An interview is not a situation that you should fear or worry about. If you prepare, remain professional, polite and remember to be yourself you will give yourself the best chance. Treat the interview as a time to highlight your abilities and show why you deserve the job but also use the opportunity to learn about the company that you could be working for. Keep a smile on your face and don’t worry if you need to pause and take a breath while you arrange the words to answer any questions.
There are many topics that are likely to be covered during an interview, the questions could be worded in many different ways but they generally cover the following type of questions:
Tell me a bit about yourself?
This question gives the interviewer the chance to learn a lot about you. It is best answered by talking about any qualities you have that relate to the role you have applied for (include; personality, qualifications, work experience, voluntary work, awards and relevant hobbies that have enhanced your skills). The Interviewer is trying to find out how you will fit with the role/company so try to be specific but also don’t ramble about your infatuation with a particular musician or football team etc!
Why are you interested in this apprenticeship?
This is a question that gives you the perfect opportunity to talk about the key parts of the apprenticeship that interests you and why you would like to work in the particular company. If you have a career plan that relates to the type of Apprenticeship then do talk about how the apprenticeship will help with your career ambition. This type of question gives the interviewer a chance to judge your commitment and understanding.
How would your friends describe you?
Describing yourself as your friends see you is a tricky question but keep it professional! You can use any qualities that express who you are and that are relevant to the role. Examples of how you have helped friends in difficult situations, how honest they think you are, how they can rely on you or how dependable you are. Try to give specific examples.
What would you say are your weaknesses?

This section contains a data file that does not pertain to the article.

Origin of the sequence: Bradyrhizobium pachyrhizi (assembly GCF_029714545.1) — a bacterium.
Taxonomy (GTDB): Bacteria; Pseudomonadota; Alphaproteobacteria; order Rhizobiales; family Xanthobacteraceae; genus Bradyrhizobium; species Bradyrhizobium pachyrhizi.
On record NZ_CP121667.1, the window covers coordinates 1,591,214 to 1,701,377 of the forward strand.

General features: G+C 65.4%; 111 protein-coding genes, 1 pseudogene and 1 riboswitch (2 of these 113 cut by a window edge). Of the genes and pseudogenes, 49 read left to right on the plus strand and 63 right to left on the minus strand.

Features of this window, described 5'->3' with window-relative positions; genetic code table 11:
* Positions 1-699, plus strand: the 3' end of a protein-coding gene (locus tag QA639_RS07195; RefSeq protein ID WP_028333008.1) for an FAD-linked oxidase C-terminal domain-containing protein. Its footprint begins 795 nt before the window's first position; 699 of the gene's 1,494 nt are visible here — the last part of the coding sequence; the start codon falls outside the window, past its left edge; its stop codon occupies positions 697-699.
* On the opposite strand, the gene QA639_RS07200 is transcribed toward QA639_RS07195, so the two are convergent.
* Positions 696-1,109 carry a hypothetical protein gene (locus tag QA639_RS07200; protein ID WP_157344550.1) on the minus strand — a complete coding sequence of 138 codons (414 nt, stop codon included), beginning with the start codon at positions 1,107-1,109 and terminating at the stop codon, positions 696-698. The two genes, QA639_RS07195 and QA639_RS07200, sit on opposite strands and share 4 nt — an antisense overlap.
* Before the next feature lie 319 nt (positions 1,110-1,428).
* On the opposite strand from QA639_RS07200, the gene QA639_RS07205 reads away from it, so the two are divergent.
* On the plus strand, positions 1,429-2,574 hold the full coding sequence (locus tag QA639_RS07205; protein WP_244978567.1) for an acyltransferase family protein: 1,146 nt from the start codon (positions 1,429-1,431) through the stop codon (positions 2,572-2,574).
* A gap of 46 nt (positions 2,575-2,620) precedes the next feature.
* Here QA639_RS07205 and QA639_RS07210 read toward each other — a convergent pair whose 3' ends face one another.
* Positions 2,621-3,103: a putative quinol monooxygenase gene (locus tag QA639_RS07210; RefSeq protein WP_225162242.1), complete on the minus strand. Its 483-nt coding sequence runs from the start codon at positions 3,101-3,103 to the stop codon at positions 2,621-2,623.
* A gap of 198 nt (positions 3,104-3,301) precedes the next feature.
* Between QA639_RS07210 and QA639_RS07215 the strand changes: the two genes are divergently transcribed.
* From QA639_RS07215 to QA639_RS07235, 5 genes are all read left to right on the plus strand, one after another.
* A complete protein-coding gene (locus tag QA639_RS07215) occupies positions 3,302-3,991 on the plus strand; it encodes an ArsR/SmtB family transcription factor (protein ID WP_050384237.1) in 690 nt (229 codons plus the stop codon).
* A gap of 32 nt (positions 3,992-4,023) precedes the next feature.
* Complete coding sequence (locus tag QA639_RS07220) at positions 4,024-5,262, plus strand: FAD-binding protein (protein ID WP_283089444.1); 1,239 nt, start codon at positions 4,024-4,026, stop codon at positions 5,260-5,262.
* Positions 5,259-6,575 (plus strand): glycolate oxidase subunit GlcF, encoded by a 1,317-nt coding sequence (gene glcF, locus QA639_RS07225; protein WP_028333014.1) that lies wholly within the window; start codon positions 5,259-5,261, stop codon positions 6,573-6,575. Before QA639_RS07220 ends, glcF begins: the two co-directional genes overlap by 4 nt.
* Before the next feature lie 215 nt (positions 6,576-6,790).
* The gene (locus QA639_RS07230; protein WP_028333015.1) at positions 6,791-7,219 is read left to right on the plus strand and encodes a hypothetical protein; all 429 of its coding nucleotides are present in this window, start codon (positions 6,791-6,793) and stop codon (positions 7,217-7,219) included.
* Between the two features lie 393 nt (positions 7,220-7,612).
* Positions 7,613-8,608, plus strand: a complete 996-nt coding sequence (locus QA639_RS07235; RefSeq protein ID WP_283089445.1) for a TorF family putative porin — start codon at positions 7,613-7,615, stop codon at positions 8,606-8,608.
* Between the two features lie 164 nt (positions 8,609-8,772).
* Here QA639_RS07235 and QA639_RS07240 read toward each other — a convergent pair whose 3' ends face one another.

This is always a difficult question to answer but everyone has at least one weakness! Again research the company and read the job description so that you understand the strengths that the Interviewer is likely to value, these would be best avoided as weaknesses. This is also an opportunity to talk about any past weaknesses you have experienced and how you overcame them.
What would you say are your strengths?
Again this is a tough question to answer without over selling yourself. Use the personal qualities and skills aspects of the job description and think of some examples that can back up any claims that you make. You could always ask friends / family / colleagues or refer to school reports to see what strengths they identify you with.
Describe a time you have worked as part of a team?
The interviewer wants to know how well you are likely to fit in with the rest of the staff in the company. If you have had previous jobs then try to think of a situation when team work conquered a problem. If this is your first job then try to relate an example from a project at school/college, any voluntary experience or clubs/awards you have participated in. As before try and make it relevant to the role you are applying for.
Describe a time when you have overcome a problem?
Problem solving skills are essential in the workplace so being able to give an example of how you can ‘think outside the box’ to deal with professional issues is important. Be specific, briefly explain the situation relating to the problem, talk about how you decided on possible solutions and finally how you actually resolved the issue. If possible it is great to be able to explain the lesson that you learned from the situation.
There are many questions that you can be asked but just remember that the interviewer is only trying to gain an insight into your personality, how you will fit in and whether they feel you are suited to the role. Research the company and pay attention to the requirements, skills and personal qualities that they are looking for. If you know these details thoroughly then you should be able to answer any questions you are asked in a believable and professional manner with relevant examples to support your claims.
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